The infamous story of the environmental pollution of the Ecuadorian Amazon by Chevron-Texaco – which has come to be known as the “Amazonian Chernobyl” – is entering a new phase.

By Aldo Orellana López; Originally published 27 March 2019 in OpenDemocracy.net

Photograph information: Former Pink Floyd front-man and activist Roger Waters shows his support for the affected communities in the Chevron-Texaco case, Quito, Ecuador, October 20, 2018. Photo by: Franklin J�come/PRESSOUTH/NurPhoto/Sipa USA. PA Images. All rights reserved.

Eight years ago, in February 2011, the Sucumbíos provincial court issued a historic ruling in the case known as Lago Agrio against the Chevron-Texaco oil company, sentencing it to pay 9,500 million dollars for polluting the Amazon during its operations there between 1964 and 1992. Since then, however, the Ecuadorian justice system has been unable to enforce the sentence.

What is more, it is now the Ecuadorian government that, as a result of an international lawsuit filed by Chevron under the global system of investment protection, should be paying the company a multimillion-dollar compensation. The arbitration tribunal that admitted the lawsuit and has rendered the award in favor of the company has also ordered Ecuador to annul the sentence of the Sucumbíos court, which it considers unlawful.

In view of this situation, the Union of the People Affected by Texaco-Chevron Operations (UDAPT) in Ecuador – plaintiff in the Lago Agrio case – has denounced the decision of the arbitration panel, accusing it of overriding the rights of the affected communities by imposing the corporation’s right to profits. The Union has warned that if the decision of the arbitrators is implemented, this will set a very dangerous precedent for the global fight to protect the environment and defend human rights.

The Chevron case in Ecuador, along with other environmental and social crimes involving multinational corporations – from the recent breakdown of the toxic mining waste dams of the Vale and BHP corporations in Brazil, to the repression and criminalization of communities and even the murder of environmental defenders, such as the still unsolved murder case of Berta Cáceres in Honduras -, highlights the need for a legally binding international instrument to put an end to the impunity with which the companies operate, and to offer adequate guarantees to the communities that are resisting and protecting the land.

This instrument should make it possible to take companies before international courts and have them respond for their crimes, and also ensure the affected communities effective access to justice and reparation.

The Ecuadorian David and Goliath

According to Pablo Fajardo, a lawyer working for UDAPT, “Chevron operated in the Ecuadorian Amazon with the aim of obtaining the largest possible economic return for the company”. To achieve this goal, it used obsolete techniques and was fully aware of the pollution it was causing. The UDAPT affirm that the company disposed of nearly 650.000 barrels of crude oil and more than 16 billion gallons of wastewater in the rivers and soils of the Amazonian jungle, affecting the health and lifestyles of more than 30.000 indigenous people and peasants in different communities.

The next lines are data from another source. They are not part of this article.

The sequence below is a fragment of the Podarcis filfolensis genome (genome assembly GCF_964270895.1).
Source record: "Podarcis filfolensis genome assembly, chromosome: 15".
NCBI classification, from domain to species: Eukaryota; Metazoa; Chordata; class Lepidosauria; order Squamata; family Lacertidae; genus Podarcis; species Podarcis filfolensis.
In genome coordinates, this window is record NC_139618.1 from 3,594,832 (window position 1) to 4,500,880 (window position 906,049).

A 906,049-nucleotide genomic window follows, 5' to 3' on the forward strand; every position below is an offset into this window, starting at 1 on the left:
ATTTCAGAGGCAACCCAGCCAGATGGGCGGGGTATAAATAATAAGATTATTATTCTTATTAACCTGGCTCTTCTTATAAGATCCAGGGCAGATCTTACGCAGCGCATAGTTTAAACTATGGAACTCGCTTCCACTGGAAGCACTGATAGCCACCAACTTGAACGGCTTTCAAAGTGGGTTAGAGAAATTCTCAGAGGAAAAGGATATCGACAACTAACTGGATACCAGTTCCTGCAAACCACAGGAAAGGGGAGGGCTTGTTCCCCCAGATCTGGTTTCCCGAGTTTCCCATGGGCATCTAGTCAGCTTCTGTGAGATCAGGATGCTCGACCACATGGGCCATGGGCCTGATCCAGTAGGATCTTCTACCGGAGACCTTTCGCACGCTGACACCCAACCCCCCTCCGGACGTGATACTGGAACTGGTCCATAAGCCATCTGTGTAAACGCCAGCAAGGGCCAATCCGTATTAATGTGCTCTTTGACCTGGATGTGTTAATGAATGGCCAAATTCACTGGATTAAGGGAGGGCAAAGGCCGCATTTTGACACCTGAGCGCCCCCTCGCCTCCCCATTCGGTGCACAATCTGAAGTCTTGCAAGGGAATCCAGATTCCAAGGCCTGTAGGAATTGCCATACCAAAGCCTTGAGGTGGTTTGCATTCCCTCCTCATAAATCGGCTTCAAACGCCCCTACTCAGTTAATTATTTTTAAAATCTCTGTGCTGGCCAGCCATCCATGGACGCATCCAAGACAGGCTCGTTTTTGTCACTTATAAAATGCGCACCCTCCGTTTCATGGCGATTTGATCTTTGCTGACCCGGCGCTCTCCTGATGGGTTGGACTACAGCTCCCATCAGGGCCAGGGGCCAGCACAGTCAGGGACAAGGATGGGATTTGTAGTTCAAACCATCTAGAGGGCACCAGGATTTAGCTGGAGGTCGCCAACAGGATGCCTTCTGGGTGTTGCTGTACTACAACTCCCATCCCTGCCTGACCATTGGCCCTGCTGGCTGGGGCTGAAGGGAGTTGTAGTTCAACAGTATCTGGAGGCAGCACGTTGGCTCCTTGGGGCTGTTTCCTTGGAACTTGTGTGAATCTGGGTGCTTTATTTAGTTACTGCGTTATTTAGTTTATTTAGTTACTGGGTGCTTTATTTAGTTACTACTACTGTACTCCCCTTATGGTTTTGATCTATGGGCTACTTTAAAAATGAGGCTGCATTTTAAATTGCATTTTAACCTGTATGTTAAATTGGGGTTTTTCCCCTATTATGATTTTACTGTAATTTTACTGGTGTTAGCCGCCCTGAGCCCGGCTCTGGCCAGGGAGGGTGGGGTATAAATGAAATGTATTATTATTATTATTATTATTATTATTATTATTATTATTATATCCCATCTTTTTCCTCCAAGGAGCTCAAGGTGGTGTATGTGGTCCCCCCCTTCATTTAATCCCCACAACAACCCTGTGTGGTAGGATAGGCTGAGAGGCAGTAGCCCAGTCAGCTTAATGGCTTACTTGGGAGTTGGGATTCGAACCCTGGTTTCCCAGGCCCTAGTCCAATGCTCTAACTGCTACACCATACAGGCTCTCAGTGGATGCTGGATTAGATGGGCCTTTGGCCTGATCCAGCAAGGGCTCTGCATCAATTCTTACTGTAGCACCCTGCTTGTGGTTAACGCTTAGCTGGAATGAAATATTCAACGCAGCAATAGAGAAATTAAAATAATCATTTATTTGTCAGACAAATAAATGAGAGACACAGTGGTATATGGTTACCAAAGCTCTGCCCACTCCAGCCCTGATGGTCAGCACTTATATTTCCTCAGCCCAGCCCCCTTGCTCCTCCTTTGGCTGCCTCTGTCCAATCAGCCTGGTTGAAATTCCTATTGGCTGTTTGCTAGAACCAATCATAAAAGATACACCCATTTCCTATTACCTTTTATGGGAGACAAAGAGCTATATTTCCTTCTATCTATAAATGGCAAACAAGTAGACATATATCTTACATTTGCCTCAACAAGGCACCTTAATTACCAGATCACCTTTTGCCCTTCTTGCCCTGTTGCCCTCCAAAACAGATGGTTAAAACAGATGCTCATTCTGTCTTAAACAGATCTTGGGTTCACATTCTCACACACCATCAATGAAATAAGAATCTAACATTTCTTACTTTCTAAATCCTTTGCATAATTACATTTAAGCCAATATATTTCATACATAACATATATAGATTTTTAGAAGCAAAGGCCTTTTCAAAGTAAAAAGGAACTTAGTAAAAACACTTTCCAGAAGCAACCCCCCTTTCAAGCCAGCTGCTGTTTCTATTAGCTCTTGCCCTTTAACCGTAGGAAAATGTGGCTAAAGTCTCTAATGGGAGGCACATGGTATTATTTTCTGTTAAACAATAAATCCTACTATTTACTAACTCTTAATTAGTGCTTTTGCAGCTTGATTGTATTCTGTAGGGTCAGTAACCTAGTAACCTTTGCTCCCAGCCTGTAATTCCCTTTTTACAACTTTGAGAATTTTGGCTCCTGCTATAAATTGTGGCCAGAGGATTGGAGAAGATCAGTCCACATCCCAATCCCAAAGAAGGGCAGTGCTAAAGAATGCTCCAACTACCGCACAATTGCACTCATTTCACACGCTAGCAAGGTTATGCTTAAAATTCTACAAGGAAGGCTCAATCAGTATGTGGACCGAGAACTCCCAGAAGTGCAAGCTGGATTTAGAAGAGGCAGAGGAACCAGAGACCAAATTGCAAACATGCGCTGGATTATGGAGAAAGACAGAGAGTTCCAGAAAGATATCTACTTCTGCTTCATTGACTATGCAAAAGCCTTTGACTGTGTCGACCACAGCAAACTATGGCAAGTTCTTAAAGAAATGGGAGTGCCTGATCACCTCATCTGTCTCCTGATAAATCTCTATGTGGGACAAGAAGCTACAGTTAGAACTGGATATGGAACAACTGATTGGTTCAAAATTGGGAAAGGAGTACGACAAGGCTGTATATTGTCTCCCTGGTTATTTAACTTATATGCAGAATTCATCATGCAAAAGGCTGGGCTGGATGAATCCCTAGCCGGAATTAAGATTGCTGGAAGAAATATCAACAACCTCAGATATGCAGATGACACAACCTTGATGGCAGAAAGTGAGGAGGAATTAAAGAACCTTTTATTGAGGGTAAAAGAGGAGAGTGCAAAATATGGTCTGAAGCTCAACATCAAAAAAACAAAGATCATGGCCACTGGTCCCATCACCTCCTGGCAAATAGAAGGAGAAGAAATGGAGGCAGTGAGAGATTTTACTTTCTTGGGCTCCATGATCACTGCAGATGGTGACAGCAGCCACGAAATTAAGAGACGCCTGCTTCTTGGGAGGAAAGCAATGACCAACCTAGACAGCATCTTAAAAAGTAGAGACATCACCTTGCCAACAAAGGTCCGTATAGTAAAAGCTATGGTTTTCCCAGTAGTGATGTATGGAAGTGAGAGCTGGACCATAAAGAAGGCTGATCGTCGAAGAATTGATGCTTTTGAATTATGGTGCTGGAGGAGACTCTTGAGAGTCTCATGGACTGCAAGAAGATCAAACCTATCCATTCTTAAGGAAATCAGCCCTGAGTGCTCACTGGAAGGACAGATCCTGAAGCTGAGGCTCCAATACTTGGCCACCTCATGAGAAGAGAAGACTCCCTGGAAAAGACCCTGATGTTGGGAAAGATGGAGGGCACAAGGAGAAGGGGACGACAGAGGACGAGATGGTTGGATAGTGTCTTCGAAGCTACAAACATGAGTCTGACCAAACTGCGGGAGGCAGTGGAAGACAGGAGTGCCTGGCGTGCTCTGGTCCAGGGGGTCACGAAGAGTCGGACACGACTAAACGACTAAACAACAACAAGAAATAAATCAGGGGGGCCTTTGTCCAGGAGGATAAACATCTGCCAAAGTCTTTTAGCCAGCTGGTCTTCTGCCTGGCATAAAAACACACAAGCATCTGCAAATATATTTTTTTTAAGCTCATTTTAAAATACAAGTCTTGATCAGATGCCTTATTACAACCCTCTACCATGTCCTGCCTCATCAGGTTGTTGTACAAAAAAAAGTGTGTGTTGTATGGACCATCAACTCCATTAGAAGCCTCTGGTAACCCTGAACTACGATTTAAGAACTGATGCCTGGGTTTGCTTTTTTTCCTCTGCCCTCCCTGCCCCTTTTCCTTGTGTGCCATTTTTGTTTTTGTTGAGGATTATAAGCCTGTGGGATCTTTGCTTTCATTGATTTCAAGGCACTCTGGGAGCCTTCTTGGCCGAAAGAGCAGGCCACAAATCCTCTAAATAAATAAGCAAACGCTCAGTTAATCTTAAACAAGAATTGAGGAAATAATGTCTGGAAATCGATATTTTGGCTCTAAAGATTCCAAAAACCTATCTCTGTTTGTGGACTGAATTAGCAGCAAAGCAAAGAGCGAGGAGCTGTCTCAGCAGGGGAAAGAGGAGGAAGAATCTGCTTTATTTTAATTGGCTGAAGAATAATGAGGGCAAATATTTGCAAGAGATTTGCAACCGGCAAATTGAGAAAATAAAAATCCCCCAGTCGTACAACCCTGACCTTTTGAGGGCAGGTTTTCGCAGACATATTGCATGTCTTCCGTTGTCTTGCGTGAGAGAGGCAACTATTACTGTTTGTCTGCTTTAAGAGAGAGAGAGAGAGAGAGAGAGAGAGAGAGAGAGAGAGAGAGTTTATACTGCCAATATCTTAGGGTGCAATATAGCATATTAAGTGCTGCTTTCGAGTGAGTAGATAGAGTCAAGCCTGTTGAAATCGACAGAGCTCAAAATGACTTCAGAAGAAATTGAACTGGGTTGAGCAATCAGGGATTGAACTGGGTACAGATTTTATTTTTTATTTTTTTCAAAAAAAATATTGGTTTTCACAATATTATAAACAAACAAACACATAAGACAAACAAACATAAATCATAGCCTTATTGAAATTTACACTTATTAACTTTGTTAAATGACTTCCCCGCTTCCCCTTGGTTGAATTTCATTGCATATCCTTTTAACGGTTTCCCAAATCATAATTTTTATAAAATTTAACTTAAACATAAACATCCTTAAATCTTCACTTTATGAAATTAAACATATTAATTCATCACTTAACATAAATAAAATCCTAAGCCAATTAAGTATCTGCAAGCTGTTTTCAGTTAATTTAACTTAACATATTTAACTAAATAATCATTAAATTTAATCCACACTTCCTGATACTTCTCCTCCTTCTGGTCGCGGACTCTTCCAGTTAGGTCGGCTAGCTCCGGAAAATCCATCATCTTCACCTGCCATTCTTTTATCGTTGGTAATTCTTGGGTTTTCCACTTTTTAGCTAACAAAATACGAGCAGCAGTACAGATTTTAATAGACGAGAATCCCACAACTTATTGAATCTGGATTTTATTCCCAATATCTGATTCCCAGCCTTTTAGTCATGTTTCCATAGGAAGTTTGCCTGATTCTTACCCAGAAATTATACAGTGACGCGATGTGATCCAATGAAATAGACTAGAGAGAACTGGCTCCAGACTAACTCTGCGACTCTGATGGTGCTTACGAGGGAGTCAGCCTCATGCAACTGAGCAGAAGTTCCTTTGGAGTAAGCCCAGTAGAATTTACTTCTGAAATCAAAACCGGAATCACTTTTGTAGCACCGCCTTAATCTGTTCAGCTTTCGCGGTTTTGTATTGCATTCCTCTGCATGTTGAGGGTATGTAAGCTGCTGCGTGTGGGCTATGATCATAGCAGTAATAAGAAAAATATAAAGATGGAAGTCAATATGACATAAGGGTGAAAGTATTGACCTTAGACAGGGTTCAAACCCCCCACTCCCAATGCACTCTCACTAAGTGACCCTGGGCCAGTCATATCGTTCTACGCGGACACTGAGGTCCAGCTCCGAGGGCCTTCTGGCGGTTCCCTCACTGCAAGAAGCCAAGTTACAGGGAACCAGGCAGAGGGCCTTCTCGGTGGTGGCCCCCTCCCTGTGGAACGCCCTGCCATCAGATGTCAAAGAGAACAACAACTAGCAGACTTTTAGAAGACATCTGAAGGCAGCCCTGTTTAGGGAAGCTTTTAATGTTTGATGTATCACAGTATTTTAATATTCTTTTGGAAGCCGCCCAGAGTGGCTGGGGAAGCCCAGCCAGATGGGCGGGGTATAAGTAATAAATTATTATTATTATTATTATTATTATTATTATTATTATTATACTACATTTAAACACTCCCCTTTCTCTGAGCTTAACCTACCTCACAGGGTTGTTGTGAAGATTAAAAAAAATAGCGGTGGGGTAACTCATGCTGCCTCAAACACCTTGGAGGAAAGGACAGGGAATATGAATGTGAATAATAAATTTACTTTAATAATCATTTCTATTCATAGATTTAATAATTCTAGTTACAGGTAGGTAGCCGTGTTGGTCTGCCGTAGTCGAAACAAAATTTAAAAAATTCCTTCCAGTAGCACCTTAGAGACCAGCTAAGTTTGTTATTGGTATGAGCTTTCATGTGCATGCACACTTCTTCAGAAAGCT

Other practices Chevron indulged in include open-air burning of gases and the spilling of oil onto roads – according to them, in order to prevent the raising of dust. The UDAPT lawyer points out that, up to now, at least “2,000 people have died from cancer due to toxins and polluted water and air”.

The Chevron case in Ecuador highlights the need for a legally binding international instrument to put an end to the impunity with which companies operate, and to offer adequate guarantees to the communities that are resisting and protecting the land.

Texaco, which was taken over by Chevron in 2001, arrived in Ecuador in 1964 to drill for oil in the northern Ecuadorian Amazon, specifically in the provinces of Sucumbíos and Orellana. This is a high biodiversity area which is home to dozens of indigenous and peasant communities.

Justino Piaguaje, the president of the Siekopai Original Nation and a spokesperson for the UDAPT, explains that “finding oil was synonymous with wealth. It was thought that all of the country’s financial and social problems were going to get solved – but not so for the native peoples. The problem of pollution started, the rivers got polluted and our land shrank”.

Texaco finished its operations in Ecuador in 1992 and left the country. By then, the impact of almost 3 decades of irresponsible exploitation was all too obvious. Shortly after, 6 indigenous nations and more than 80 affected peasant communities founded UDAPT. Its aim, from the start, has been to seek environmental remediation and reparations for the damages caused by the oil company in the jungle and to hold it accountable for its actions.